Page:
Be aware of deadlines. Make sure you understand the deadline for your course assignments. Check the course syllabus to find the instructor's policy about late work: are there any circumstances under which late work is allowed? If your instructor has a strict policy about deadlines (and that is the case with most online instructors), you need to be fully aware of this from the beginning of the semester.
Don't procrastinate! While there is a deadline for every assignment, this does not mean that you should wait until the day of the deadline to begin working on the assignment. There are no advantages to waiting until just before the deadline, but there are many advantages to working in advance. By working in advance you have plenty of time to accommodate unexpected problems, like trouble with your computer, needing help with the assignment, change in your work schedule, etc. If you wait until the last minute, and then some kind of problem comes up, you might end up missing out on the assignment entirely.
How do online classes compare to on-campus classes?
Online classes developed and offered by the University of Wisconsin-Whitewater are fully accredited, count toward degree requirements, and are academically equivalent to the same class offered on-campus.
How are online classes similar to on-campus classes?
Online classes are similar to on-campus classes in the following ways:
How are online classes different from on-campus classes?
Online classes are different from on-campus classes in the following ways:
How does an online class work?
In many ways, online classes work the same way as on-campus classes. First, students must be admitted to UW-Whitewater. You then can register online during open registration. Classes begin the first day of the semester or academic period. Students are expected to log into the virtual classroom at the beginning of the first week of classes to begin their online orientation and course work..
How do I communicate with my online instructor?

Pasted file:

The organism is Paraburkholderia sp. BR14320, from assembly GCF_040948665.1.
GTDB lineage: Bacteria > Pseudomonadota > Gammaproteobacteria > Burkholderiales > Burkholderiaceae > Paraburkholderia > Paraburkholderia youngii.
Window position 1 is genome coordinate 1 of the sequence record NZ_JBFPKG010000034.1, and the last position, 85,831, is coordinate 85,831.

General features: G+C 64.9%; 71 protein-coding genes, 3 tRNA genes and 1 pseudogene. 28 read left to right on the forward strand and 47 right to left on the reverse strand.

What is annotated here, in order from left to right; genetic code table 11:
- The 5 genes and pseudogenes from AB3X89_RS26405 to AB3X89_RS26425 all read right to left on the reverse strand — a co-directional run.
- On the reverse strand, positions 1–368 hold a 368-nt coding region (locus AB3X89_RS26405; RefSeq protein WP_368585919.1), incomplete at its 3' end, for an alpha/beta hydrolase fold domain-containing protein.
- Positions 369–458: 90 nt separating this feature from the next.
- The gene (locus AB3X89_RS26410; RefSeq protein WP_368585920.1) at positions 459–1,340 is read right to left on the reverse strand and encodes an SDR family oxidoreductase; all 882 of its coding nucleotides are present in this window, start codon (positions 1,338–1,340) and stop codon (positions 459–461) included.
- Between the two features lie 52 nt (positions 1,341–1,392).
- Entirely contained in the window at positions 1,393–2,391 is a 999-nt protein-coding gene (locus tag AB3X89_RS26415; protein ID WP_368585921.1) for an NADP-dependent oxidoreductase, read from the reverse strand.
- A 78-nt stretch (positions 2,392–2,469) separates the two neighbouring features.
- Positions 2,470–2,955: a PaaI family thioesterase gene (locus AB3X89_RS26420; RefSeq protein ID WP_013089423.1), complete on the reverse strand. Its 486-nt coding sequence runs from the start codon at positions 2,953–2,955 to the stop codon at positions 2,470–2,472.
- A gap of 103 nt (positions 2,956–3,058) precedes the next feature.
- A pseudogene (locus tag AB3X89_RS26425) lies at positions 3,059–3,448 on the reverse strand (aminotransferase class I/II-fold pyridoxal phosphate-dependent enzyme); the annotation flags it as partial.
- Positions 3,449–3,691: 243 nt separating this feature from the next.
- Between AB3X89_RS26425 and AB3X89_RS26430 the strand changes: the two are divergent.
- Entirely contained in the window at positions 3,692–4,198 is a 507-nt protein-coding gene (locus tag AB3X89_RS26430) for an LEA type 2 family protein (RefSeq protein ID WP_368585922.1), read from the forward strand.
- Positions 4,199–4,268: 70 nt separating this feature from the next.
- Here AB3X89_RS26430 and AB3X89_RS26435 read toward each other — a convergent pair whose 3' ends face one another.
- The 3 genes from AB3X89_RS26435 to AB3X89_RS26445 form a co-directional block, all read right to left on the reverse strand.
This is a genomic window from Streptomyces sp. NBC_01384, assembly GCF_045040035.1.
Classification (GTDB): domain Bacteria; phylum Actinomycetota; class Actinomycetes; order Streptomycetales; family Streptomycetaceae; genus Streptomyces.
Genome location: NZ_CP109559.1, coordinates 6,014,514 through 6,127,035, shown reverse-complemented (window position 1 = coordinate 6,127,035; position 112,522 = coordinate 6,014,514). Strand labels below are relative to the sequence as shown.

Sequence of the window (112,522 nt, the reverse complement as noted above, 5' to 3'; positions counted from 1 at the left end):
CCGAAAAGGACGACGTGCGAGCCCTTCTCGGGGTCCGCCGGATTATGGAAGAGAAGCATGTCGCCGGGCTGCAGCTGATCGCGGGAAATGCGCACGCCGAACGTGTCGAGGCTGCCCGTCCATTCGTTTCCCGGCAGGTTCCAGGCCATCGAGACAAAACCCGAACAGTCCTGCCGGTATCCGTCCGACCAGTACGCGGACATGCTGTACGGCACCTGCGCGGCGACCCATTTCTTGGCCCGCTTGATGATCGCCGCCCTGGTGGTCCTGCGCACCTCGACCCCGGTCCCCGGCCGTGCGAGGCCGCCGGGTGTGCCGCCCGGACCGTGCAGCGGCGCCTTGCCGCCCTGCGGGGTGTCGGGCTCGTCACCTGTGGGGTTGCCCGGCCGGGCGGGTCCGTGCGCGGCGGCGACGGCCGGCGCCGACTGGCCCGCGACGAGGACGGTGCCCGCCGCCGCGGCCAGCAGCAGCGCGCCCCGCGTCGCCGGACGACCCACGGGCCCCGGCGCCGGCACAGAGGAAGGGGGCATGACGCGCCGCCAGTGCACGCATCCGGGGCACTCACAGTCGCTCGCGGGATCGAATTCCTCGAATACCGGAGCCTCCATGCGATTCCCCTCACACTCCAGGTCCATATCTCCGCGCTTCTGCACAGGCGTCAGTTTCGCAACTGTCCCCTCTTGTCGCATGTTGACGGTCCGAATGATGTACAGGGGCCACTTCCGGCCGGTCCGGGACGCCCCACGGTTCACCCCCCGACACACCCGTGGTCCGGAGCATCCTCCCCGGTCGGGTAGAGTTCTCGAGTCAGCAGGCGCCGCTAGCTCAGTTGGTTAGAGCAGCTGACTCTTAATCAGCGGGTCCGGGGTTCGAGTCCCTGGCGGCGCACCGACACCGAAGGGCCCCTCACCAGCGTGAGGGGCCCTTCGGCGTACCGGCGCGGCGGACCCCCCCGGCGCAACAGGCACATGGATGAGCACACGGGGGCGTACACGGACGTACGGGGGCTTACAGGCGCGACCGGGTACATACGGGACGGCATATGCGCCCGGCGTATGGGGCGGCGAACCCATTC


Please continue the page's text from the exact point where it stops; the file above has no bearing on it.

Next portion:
You will probably use a variety of ways to communicate with your instructor, including email, online discussion forums, and chat rooms. Students may make appointments for a face-to-face appointment with their instructor. Your instructor's contact information can be found in the course syllabus, and the instructor will explain to the class what the preferred modes of communication will be.
How do I communicate with other students in my online course?
Depending on what your instructor prefers, you may communicate with your fellow students with the same methods that you use to communicate with your instructor, i.e., email, online discussion forums, and chat rooms.
How is my progress in an online course evaluated?
Your instructor will use many of the same evaluation strategies that are used in on-campus classes. You will be able to submit written papers and assignments online, and you may also take quizzes and exams online. Your participation in discussion forums and other class activities may be recorded and might form part of your grade. Check with your instructor to find out exactly how grades will be assigned for your online course.
Do I have to come to campus for exams?
Maybe. Most faculty evaluate student work through a variety of other means. However, there may be some cases when an online class requires that you take a proctored or supervised exam. If there is any required on-campus participation for your online course, this will be noted in your course information.
This document was modified from materials created by the University of Oklahoma.